• Hepatitis B: This can be spread by sexual contact, contaminated needles, and blood products, so you should consider this vaccination if you might have sex with a new partner, get a tattoo or piercing, or have any medical procedures during your trip. The risk is also increased for those working in clinical or humanitarian aid-work settings. Read more about Hepatitis B.
  • Japanese Encephalitis: You may need this vaccine if your trip will last more than 4 weeks, depending on the region you're going to and at what time of year you're travelling. You should also consider this vaccine if you plan to visit rural areas in China or plan to spend a lot of time outdoors, especially near livestock, even for trips shorter than a month. Read more about Japanese Encephalitis.
  • Rabies: For those who are likely to come in contact with animals in parts of the world where rabies is common. Rabies can be found in dogs, bats, and other mammals in China. Vaccination may be recommended if you are planning outdoor activities as a part of your trip (like hiking, adventure travel or caving) or travelling in rural locations that could put you at risk of an animal bite and where access to medical treatment is poor. Read more about rabies.
  • Cholera: Vaccination is recommended for adults who are travelling to areas of active cholera transmission. Cholera is present in India, and while it is rare, in travellers it can be severe. Avoiding unsafe food and water and washing your hands can help prevent cholera. Certain factors increase the risk of getting cholera or having severe disease. Read more about cholera.

Malaria

When travelling in India, you should take precautions to avoid mosquito bites to prevent malaria. You may need to take antimalarial tablets before, during, and after your trip to prevent infection, especially if you're visiting low-altitude areas.

All areas throughout India have malaria present, including the cities of Mumbai (Bombay) and Delhi, except none in areas >2,000 m (6,562 ft) in Himachal Pradesh, Jammu and Kashmir, and Sikkim (source: CDC). Read more about malaria prevention.

Dengue fever

It's also very important to reduce your risk of dengue fever by avoiding mosquito bites during your trip. Read more about dengue fever.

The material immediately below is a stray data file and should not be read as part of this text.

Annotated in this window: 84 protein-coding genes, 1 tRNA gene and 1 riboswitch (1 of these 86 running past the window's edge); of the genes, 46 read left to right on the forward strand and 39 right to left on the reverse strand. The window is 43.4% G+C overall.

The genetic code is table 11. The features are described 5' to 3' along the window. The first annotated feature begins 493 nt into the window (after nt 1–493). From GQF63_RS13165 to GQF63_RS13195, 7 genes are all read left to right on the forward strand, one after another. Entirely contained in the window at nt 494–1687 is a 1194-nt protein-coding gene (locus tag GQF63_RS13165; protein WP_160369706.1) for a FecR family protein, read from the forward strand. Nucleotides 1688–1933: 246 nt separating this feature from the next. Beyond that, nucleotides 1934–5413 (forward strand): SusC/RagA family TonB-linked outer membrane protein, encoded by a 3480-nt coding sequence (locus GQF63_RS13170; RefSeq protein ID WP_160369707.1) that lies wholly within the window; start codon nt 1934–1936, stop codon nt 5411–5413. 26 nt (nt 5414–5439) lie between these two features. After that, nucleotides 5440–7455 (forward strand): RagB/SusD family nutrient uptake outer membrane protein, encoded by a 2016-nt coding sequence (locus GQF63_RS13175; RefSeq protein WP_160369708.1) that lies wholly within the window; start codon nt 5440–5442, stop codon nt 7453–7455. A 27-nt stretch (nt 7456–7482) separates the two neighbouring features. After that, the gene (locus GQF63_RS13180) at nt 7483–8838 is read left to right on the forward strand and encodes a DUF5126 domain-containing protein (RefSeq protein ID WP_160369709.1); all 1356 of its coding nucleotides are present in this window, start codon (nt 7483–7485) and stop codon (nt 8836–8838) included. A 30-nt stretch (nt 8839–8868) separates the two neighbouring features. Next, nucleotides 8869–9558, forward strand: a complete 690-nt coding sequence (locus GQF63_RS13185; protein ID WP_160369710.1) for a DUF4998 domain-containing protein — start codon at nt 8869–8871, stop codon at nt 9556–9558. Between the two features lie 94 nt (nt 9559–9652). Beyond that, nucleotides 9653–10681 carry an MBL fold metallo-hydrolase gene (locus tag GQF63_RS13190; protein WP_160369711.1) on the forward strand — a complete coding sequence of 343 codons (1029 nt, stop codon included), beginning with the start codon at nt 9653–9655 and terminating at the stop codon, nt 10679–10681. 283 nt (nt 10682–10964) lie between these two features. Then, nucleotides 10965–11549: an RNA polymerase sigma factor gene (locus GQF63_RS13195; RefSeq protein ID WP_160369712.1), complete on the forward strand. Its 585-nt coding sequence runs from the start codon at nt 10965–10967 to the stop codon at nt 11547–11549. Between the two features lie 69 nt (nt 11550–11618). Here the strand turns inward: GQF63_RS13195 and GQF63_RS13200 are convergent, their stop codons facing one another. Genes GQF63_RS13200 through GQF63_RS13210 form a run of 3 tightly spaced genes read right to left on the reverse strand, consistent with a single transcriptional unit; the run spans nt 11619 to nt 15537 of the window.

South America
Advised vaccinations

Most travellers to South America should receive the following vaccinations before travel:

  • Hepatitis A
  • Typhoid
  • Yellow fever: This is a legal requirement for entry into some countries. While vaccination against yellow fever is not always required for travel to individual South American countries, it is required if you are travelling to more than one South American country. If you need vaccination against yellow fever you should attend your GP or local travel clinic. Read more about yellow fever.
  • Routine vaccinations such as measles, mumps & rubella (MMR), as well as polio, tetanus, diphtheria and whooping cough (pertussis). If you haven't received a tetanus injection in the past 10 years, you may require a booster dose before travel.
Recommended vaccinations

Other vaccinations which may be recommended include:

  • Hepatitis B: This can be spread by sexual contact, contaminated needles, and blood products, so you should consider this vaccination if you might have sex with a new partner, get a tattoo or piercing, or have any medical procedures during your trip. Read more about Hepatitis B.
  • Rabies: For those who are likely to come in contact with animals in parts of the world where rabies is common. Rabies can be found in dogs, bats, and other mammals in South America. Vaccination may be recommended if you are planning outdoor activities as a part of your trip (like hiking, adventure travel or caving) or travelling in rural locations that could put you at risk of an animal bite and where access to medical treatment is poor. Read more about rabies.
  • Meningitis (Meningococcal): The risk for the majority of travellers is low however vaccination may be recommended for those spending extended periods of travel in densely populated areas or in locations where the disease is present, such as health workers or volunteers. Read more about meningitis risks.

Malaria

Malaria occurs in every South American country except Chile, Uruguay and the Falkland Islands (Islas Malvinas). When travelling in affected regions, you should take precautions to avoid mosquito bites to prevent malaria. You may need to take antimalarial tablets before, during, and after your trip to prevent infection, depending on your travel plans, such as where you're going, when you're travelling, and whether you're spending a lot of time outdoors. Read more about malaria prevention.